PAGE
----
The History of the Mustang
The Mustang. This majestic machine – a cultural icon of sorts – has cruised across the American landscape for more than a half century, stumbling through a series of sometimes strange, sometimes wonderful and always surprising incarnations.
And like its namesake – the wild horse brought to the Americas by Spaniard hundreds of years ago – Ford Mustang performance has remained largely untamed, its development and evolution paralleling with uncanny clarity the historic trajectory of the United States.
The Mustang, at once beloved yet somehow marred with so many mechanical inconsistencies, just can’t seem to shake itself from the unsettling adoration of so much of the American public.
We had to have the Mustang. It identified us. It defined us. It reminded us of who and what we are – with all of our faults, with all our missteps, in all of our grandeur.
Yet Ford Motor Company’s fixation on this arguably automotive experiment could never be withdrawn. The Mustang – like that intractable uncle at holiday gatherings – was here to stay. It would rise and fall and rise again through five decades, catching at various times scoffing glances when engineers introduced blatantly inferior and sometimes ridiculous mutations. But America’s love affair with the Mustang could never fade. As if by surprise, this iconic institution called the Mustang would emerge from the wreckage of so many failed redesigns to take the public’s breath away – once again.
In the early 1960s, Ford marketing executives were not necessarily eyeing the growing establishment of a uniquely American institution. Baby boomers were coming of age and would need inexpensive and hopefully – if engineers could make it happen – sporty traveling arrangements. The first Mustang on the market would follow the arrival of the four mop-top boys from Liverpool (the Beatles) by little more than two months.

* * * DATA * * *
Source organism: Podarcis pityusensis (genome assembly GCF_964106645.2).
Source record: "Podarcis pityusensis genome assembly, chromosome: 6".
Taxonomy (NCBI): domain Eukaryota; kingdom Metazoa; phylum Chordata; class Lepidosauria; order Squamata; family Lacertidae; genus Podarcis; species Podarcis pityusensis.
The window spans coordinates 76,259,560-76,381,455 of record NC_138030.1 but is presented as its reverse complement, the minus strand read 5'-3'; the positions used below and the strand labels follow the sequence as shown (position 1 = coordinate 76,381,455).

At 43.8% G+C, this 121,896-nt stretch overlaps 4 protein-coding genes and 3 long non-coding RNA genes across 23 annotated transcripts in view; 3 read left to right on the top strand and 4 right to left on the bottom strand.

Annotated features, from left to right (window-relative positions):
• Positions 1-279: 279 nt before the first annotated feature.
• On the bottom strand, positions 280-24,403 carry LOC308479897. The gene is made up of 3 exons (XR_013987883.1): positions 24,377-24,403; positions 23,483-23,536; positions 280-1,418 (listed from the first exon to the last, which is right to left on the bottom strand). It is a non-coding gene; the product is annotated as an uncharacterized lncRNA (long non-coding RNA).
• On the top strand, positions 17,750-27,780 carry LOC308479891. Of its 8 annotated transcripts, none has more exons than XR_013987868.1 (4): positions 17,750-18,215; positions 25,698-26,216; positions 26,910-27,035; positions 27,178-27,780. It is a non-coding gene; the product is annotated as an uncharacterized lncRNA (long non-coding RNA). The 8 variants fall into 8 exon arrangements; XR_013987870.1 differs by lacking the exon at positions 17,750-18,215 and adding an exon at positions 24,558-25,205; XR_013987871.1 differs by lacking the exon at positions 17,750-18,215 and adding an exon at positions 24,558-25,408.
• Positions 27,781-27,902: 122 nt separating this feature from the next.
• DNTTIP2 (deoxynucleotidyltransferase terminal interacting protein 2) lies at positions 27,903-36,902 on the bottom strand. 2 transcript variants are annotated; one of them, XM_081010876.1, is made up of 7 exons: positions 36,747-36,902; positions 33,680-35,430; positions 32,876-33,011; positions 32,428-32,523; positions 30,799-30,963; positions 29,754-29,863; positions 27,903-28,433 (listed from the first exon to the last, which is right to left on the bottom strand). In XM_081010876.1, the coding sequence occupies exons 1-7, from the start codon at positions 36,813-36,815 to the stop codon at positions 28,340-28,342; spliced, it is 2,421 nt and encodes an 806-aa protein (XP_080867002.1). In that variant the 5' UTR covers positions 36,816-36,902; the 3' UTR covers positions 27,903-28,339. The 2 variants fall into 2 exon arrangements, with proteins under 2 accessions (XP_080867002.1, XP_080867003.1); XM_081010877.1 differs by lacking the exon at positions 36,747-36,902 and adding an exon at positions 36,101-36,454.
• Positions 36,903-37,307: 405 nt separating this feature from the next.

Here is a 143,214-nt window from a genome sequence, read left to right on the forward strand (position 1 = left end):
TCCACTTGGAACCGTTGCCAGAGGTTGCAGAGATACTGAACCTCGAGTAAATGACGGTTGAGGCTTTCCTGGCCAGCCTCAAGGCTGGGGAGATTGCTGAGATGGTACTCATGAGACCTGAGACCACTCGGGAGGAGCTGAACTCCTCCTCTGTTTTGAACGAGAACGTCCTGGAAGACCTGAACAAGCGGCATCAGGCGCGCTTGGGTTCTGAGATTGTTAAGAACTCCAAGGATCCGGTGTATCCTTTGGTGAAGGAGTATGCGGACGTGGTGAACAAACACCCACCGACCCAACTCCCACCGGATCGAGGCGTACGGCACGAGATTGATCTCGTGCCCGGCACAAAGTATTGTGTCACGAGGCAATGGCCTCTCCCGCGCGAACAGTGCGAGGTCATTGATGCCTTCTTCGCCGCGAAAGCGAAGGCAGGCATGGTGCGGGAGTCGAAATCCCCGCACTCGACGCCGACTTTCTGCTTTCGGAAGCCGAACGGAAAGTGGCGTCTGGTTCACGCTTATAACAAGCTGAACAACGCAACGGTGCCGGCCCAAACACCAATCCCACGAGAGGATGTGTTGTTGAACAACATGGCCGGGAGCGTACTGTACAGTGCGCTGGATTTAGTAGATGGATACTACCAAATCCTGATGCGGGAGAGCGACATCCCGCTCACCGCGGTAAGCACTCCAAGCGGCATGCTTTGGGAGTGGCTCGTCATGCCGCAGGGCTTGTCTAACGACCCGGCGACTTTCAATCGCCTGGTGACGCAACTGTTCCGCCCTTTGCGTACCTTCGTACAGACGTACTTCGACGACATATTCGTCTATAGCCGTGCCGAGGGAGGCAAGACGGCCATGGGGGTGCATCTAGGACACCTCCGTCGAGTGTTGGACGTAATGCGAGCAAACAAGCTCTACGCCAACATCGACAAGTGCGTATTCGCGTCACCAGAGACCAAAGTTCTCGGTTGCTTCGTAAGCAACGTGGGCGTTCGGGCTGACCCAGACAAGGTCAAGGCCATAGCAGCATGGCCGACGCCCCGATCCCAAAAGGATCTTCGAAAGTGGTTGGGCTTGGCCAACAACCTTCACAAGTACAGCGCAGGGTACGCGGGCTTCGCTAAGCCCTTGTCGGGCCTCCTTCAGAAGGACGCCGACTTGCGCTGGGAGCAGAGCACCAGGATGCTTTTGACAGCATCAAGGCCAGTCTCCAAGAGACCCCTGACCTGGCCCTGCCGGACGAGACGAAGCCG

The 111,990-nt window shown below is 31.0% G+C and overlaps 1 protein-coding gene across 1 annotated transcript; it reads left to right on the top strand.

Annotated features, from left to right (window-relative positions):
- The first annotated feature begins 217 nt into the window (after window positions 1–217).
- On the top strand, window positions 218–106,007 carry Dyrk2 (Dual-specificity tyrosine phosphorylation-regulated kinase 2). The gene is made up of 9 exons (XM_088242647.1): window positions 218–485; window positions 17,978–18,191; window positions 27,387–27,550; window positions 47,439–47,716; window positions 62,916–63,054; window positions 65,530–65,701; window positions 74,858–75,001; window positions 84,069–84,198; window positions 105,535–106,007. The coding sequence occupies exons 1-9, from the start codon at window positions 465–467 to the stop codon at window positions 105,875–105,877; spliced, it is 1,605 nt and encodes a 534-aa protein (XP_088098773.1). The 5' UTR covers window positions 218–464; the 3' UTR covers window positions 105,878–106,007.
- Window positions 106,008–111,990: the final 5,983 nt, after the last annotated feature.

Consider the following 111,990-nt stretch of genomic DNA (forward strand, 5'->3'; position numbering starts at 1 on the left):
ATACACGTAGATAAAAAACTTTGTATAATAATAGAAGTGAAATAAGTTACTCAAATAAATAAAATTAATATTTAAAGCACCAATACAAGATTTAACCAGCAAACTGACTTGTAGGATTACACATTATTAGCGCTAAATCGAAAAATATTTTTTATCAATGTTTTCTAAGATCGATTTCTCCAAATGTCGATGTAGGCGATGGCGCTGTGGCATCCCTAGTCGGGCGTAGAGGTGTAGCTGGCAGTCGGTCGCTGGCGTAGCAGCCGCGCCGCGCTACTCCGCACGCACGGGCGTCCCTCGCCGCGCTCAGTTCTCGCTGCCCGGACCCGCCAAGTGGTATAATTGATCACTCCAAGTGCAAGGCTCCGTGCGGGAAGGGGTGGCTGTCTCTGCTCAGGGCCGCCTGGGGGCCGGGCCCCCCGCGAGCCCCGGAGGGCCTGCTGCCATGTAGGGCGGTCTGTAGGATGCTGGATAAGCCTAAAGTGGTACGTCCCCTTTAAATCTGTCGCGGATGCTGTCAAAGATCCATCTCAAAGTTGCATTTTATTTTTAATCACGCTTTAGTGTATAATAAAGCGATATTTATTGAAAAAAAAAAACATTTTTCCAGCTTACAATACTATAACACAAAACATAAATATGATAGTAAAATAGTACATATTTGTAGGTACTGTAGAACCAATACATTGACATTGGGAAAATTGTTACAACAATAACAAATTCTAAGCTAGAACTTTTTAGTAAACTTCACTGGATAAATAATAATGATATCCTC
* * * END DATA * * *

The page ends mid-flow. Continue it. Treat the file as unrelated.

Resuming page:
One of the first mass-produced incarnations was the 1964 ½ production, an inexpensive and extremely attractive body placed on the frame of the compact Falcon, the smallest Ford at the time. The new Mustang was similar in so many ways to its older brother, the Falcon, but with small changes to target younger drivers. Compared to the Falcon, the cockpit was further back making for a longer hood; it also had that running horse on the grille.
Excluding the Corvette, this was magic on the road – but the Mustang had a few unpleasant secrets tucked under its hood. To call engine performance in many of its versions lame would certainly not have been an understatement.
The handsome fancy-pants Mustang of 1964 dare not play outdoors with the growling, snarling Corvette. If the early Mustang could’ve have blushed, it certainly would have with the 2.8-liter straight six (with 101 horsepower directing traffic. Other engines, such as the 3.3-liter, hardly improved on the zipping. Even the larger engines, such as the 4.3-liter V8, had to breathe through two carburetor barrels, making a dash through suburbia a breathless affair.
The exception was the “K-code.” This lusty monster packed a 4.7-liter, four-barrel V8 for 271 horsepower, which made even the big boys on the street think twice about knocking that chip off this Mustang’s shoulder.